Clergy, newspaper back Fayetteville civil rights ordinance | Arkansas Blog

Clergy, newspaper back Fayetteville civil rights ordinance

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FOR ORDINANCE: Clint Schnkeloth - KNWA
  • KNWA
  • FOR ORDINANCE: Clint Schnkeloth
For Fayetteville, the group supporting a city civil rights ordinance on the ballot Sept. 8, has announced support of 22 religious leaders and also the endorsement of the Northwest Arkansas edition of the Arkansas Democrat-Gazette.

From KNWA:

Pastor of Good Shepherd Lutheran Church, Clint Schnekloth, says he and 21 other faith leaders composed an open letter for city of Fayetteville citizens.

"What we wanted to do was communicate real clearly that there's a community of religious leaders in Fayetteville who are very supportive of the ordinance," Schnekloth said.

The letter states that Ordinance 5781 is a clear benefit to - quote- "Local businesses, that it ensures religious freedoms, and makes the city a safe place for women and children." - end quote.


On Sunday, an editorial in the NWA D-G emphasized changes from a previously rejected ordinance but said that it is still relatively weak. It concludes, essentially, that the ordinance is more important symbolically than structurally.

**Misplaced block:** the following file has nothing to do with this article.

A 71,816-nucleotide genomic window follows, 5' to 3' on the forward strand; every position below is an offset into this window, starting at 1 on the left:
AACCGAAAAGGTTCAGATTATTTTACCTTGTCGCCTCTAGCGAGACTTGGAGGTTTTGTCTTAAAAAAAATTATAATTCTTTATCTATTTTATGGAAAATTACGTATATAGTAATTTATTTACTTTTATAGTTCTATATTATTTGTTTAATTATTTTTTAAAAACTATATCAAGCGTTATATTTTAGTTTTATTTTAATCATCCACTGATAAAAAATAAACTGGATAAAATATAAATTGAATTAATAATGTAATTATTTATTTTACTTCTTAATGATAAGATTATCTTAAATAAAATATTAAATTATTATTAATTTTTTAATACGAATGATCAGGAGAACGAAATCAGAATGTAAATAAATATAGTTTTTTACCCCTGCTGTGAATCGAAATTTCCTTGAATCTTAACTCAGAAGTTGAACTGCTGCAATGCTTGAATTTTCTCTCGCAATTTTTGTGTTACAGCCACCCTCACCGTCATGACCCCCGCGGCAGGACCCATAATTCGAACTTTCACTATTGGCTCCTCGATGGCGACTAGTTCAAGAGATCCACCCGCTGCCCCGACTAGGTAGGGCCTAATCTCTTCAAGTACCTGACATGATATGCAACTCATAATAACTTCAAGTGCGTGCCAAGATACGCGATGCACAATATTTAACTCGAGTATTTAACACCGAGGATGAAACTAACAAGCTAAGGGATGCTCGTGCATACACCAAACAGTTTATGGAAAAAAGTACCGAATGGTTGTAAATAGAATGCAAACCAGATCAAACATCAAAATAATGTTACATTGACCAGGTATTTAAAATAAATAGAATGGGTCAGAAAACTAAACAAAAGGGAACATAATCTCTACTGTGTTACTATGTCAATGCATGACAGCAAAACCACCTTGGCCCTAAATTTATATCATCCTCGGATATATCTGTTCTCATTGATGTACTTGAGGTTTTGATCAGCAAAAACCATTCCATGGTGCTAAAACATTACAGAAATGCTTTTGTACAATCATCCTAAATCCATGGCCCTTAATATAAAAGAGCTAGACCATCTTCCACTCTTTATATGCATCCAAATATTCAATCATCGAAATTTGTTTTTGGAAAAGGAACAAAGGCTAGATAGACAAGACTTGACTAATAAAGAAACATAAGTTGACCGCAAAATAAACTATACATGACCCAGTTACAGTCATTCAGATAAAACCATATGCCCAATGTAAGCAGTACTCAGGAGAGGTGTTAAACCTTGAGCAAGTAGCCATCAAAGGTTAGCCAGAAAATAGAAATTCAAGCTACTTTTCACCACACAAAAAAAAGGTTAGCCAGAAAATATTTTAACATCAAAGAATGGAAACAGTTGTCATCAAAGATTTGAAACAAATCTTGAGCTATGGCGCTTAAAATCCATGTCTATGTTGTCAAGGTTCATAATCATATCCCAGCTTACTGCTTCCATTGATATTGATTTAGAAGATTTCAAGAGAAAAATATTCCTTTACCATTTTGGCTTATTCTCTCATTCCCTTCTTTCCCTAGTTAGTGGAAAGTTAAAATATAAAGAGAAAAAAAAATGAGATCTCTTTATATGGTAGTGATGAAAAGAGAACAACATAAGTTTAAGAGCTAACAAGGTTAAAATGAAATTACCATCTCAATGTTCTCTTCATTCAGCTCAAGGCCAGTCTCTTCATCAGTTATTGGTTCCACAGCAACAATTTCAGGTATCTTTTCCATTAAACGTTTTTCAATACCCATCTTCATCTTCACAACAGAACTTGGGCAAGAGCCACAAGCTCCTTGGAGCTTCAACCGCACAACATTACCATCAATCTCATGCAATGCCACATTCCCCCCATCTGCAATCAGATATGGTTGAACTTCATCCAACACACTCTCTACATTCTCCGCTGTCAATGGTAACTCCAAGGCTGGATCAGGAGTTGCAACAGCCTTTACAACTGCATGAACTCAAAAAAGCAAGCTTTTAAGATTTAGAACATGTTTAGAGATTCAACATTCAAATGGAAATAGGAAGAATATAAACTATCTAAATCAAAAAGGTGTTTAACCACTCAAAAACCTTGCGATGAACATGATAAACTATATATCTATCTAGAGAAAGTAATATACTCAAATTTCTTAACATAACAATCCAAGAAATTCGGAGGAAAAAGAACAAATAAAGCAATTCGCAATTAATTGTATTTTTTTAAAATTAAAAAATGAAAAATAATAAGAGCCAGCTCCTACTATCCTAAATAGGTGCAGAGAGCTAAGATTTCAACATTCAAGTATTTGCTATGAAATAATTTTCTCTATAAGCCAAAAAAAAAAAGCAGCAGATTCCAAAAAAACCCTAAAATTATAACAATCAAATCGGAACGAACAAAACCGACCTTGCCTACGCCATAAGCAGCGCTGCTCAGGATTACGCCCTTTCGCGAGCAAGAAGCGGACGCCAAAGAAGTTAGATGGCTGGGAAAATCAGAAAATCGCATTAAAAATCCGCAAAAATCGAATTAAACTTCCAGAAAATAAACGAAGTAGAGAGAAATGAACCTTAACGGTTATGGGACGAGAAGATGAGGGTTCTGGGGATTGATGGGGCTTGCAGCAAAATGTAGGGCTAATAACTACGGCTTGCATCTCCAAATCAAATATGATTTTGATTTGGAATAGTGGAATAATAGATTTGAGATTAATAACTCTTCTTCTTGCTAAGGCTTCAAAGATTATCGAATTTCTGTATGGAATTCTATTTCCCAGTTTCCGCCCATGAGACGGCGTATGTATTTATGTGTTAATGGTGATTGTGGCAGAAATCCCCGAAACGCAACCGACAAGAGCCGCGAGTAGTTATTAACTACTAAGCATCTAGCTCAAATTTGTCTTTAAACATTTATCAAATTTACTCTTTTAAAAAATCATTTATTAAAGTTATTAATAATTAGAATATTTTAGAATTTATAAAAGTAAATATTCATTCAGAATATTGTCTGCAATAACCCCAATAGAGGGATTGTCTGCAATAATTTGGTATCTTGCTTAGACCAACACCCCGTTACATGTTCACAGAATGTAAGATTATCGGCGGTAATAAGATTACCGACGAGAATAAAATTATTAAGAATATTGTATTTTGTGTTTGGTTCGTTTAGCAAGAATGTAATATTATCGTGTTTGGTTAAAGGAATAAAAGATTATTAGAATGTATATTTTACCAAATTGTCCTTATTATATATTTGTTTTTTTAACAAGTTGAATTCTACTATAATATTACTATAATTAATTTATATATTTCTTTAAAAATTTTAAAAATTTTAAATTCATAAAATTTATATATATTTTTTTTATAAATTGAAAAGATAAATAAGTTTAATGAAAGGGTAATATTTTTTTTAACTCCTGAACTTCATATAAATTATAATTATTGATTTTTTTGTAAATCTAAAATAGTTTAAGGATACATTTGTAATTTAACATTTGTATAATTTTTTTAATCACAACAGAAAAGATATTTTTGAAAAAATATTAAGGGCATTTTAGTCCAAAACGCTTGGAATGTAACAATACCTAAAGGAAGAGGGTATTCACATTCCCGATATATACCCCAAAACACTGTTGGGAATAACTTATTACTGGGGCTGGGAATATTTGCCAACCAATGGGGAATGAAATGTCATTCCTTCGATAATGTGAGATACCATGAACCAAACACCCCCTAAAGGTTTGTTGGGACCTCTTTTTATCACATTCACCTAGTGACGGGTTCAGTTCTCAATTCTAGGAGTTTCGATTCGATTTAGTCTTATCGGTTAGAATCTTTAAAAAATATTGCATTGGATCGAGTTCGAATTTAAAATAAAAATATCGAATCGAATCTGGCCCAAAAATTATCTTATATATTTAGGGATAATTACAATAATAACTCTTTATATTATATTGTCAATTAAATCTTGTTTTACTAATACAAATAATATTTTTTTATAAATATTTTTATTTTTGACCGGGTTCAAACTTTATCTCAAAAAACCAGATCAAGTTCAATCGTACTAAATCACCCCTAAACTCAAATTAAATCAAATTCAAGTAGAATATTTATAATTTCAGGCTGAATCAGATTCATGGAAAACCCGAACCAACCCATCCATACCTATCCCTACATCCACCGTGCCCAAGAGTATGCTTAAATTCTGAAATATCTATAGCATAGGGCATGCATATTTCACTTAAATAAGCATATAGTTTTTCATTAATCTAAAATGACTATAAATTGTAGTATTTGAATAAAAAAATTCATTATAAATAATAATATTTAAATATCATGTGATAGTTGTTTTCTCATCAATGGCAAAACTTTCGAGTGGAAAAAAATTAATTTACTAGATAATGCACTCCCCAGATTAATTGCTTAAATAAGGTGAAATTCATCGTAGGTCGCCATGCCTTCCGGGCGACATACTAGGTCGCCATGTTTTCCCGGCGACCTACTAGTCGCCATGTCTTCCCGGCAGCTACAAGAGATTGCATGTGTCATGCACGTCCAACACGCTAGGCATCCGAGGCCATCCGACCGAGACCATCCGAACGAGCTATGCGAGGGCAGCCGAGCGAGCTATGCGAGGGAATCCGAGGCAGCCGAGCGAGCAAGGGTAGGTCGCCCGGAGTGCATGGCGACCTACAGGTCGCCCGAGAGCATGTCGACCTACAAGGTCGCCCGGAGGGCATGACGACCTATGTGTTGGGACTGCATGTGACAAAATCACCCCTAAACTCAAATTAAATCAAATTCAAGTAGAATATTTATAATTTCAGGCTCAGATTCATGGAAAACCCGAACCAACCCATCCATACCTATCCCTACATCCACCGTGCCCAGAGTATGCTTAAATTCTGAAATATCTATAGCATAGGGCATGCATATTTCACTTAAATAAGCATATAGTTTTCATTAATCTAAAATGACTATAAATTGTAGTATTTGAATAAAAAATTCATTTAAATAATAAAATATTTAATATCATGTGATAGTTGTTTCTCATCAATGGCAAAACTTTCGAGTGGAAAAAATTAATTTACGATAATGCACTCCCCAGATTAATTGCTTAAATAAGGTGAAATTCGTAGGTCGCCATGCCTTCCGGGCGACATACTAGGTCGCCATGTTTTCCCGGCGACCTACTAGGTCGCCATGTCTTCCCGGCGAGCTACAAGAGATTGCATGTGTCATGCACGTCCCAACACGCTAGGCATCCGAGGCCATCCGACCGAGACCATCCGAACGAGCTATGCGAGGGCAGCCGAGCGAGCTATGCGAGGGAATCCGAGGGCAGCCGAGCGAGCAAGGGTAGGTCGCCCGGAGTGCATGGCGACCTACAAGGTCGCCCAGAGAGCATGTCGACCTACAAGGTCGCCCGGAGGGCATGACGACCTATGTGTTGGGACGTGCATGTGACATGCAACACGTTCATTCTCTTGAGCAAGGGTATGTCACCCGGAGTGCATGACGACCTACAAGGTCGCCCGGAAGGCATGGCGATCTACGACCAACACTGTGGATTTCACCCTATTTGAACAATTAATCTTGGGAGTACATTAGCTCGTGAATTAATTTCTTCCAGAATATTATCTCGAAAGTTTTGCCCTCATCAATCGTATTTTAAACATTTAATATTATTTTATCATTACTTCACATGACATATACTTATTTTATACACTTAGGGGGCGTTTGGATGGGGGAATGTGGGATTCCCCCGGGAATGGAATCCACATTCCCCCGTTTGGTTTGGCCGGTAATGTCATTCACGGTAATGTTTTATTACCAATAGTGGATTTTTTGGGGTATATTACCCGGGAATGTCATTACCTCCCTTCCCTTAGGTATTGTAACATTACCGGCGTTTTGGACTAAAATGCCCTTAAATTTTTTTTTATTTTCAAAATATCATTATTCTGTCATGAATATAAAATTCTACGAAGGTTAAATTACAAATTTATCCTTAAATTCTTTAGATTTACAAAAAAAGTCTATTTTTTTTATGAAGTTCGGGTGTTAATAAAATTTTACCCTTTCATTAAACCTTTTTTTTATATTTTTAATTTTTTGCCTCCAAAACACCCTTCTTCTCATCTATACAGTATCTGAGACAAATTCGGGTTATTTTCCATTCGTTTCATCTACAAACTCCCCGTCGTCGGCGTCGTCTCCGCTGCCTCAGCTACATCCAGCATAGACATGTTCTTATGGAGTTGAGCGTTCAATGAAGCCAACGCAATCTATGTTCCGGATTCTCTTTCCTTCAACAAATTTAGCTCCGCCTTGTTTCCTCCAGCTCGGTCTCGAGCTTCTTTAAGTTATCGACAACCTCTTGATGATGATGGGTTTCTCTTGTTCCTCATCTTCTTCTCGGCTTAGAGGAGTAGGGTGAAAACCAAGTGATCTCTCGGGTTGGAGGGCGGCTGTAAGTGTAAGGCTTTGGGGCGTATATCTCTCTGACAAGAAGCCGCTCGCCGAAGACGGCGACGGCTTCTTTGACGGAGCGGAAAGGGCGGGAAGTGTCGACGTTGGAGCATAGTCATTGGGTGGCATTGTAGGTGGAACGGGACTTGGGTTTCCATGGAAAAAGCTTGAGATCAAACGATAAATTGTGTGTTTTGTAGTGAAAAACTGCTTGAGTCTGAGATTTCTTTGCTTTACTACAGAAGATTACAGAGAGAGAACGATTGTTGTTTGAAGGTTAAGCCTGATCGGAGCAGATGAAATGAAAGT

It won't end discrimination. But it will affirm that Fayetteville strives to be inclusive and welcoming to all.

Not if the leaders of conservative churches have their way and defeat yet another expression of tolerance and equality with the misleading wail that is all about sneaking men into women's restrooms.

PS — Times columnist Jay Barth makes the point that the importance of the ordinance outweighs some flaws.

PPS — The New York Times wrote an important and comprehensive story on the late-developing effort for non-discrimination against transgender people, built around the story of a Texas judge who once was part of the Texas A&M corps. Her story is inspiring. And the rest is illuminating. Foes of civil rights ordinance focus on transgender (and restrooms) because of the very difficulty of the discussion. Their numbers are very small; their stories very real; their discrimination probably the worst.



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